The Georgian real GDP growth rates were 6.3% in 2010, 7.2% in 2011, and 6.2% in 2012, and the real GDP per capita evolved from about 2,600 USD to about 3,500 USD in this time, but the upsurge discontinued in 2013 (if no other source is mentioned, figures presented in this policy brief (including those in the graphs) come from the Georgian statistical office GeoStat). ISET-PI, in its February 2014 report on the leading GDP indicators for Georgia, estimates the GDP in 2013 to be 2.6%, while GeoStat, the statistical office of Georgia, believes it to be 3.1%.

The unsatisfactory performance of the Georgian economy in 2013 was arguably caused by political uncertainties resulting from the government change that took place in late 2012, and as these uncertainties are largely overcome, most economists believe that Georgia will get back to its remarkable growth trajectory in 2014. The IMF, in its Economic Outlook, predicts a real GDP Growth of 6% in 2014, and the government of Georgia expects this number to be 5%. With an escalating crisis in Ukraine, it is questionable whether these rosy forecasts are still realistic.

Effects on imports

In 2013, Ukraine and Russia were the 3rd and the 4th largest importers to Georgia, respectively. Graph 1 shows the top five importers to Georgia, which together make up about 50% of total imports. The imports from Ukraine and Russia are mainly comprised of consumption goods: of all goods that were imported between 2009 and 2013 from Ukraine and Russia, about 30% were foodstuff. The ten main import goods in this time (in order of monetary volume) were cigarettes, sunflower oil, chocolate, bread, cakes, meat other than poultry, poultry, and sugar.

If the supply of these goods would be reduced through a breakdown of production and logistics, roadblocks, damaged infrastructure etc., the consequences for Georgia would not be utterly severe. From Ukraine and Russia, Georgia receives few goods that are (1) needed for investment projects and (2) cannot be produced domestically (an example of sophisticated investment goods that need to be imported would be ski lifts for tourism projects). Moreover, as Ukraine and Russia supply primarily standard goods that are produced almost everywhere, it is unlikely that a cutback in their imports would lead to sharp price rises in Georgia. Very quickly, increased imports from other countries would close any supply gaps. In addition, many imported consumption goods, like Ukrainian orange juice, are but luxury for ordinary Georgians, who buy their food in cheap domestic markets that sell almost exclusively local products.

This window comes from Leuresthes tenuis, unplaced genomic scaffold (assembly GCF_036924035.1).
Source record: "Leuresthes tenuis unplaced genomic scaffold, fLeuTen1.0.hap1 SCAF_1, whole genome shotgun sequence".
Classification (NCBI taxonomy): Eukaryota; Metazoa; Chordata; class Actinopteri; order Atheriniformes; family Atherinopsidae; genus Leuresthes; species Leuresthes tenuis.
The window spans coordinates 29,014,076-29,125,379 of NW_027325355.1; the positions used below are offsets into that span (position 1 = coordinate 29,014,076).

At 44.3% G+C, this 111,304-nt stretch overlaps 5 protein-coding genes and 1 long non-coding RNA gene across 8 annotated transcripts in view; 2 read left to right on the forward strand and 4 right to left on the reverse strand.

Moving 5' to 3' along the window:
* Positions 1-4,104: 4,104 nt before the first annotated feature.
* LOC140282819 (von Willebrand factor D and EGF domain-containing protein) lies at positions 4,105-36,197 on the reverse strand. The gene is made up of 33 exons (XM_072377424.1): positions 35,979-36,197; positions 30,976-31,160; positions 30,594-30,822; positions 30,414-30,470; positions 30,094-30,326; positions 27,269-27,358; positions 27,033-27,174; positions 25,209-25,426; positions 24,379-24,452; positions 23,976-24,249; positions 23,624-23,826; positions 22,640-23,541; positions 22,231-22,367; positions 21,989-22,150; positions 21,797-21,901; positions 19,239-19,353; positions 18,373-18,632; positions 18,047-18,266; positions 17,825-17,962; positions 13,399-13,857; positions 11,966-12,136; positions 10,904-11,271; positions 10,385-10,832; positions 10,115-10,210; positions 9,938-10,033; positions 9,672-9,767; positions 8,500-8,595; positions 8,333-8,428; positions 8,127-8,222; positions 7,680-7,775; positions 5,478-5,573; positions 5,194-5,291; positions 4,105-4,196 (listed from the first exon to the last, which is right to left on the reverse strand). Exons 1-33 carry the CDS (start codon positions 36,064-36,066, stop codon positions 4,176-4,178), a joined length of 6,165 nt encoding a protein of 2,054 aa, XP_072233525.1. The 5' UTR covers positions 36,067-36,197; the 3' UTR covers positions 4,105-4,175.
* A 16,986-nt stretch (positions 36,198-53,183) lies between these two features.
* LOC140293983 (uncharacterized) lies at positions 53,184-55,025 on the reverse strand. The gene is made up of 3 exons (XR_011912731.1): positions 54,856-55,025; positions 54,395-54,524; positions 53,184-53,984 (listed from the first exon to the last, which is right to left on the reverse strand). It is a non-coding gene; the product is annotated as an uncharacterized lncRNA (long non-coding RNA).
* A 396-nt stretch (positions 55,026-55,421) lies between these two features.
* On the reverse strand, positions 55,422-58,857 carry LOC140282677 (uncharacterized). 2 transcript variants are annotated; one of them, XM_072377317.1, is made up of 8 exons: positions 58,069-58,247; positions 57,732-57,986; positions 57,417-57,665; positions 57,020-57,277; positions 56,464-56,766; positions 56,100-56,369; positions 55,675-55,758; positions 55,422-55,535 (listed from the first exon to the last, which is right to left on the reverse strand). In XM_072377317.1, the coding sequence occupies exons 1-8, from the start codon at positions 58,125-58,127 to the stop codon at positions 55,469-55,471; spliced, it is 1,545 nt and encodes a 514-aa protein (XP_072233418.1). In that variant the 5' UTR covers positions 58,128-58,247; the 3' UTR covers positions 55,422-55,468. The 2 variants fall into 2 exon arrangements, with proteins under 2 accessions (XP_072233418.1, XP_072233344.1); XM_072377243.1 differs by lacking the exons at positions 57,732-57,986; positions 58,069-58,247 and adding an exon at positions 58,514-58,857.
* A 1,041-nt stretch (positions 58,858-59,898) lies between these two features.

Graph01

Effects on exports

A small anecdote may illustrate the status of Georgian products in the Russian market. In the late 1940s and early 1950s, Stalin used to invite his comrades to his Kuntsevo dacha almost every night. At these occasions, he drank only semi-sweet Georgian red wine. His clique, usually preferring Russian vodka, adopted this habit out of fear to displease the dictator. Yet the real highlight of these nightly gatherings took place after midnight, when an opulent feast began, featuring all the delicacies of the Georgian cuisine. Through Stalin (and the fact that Georgia was a preferred destination of Soviet tourism), Georgian food obtained an excellent reputation in most countries of the former Soviet Union, and, to the dismay of Georgians, some younger Russians even do not know that Khinkali is not an originally Russian dish.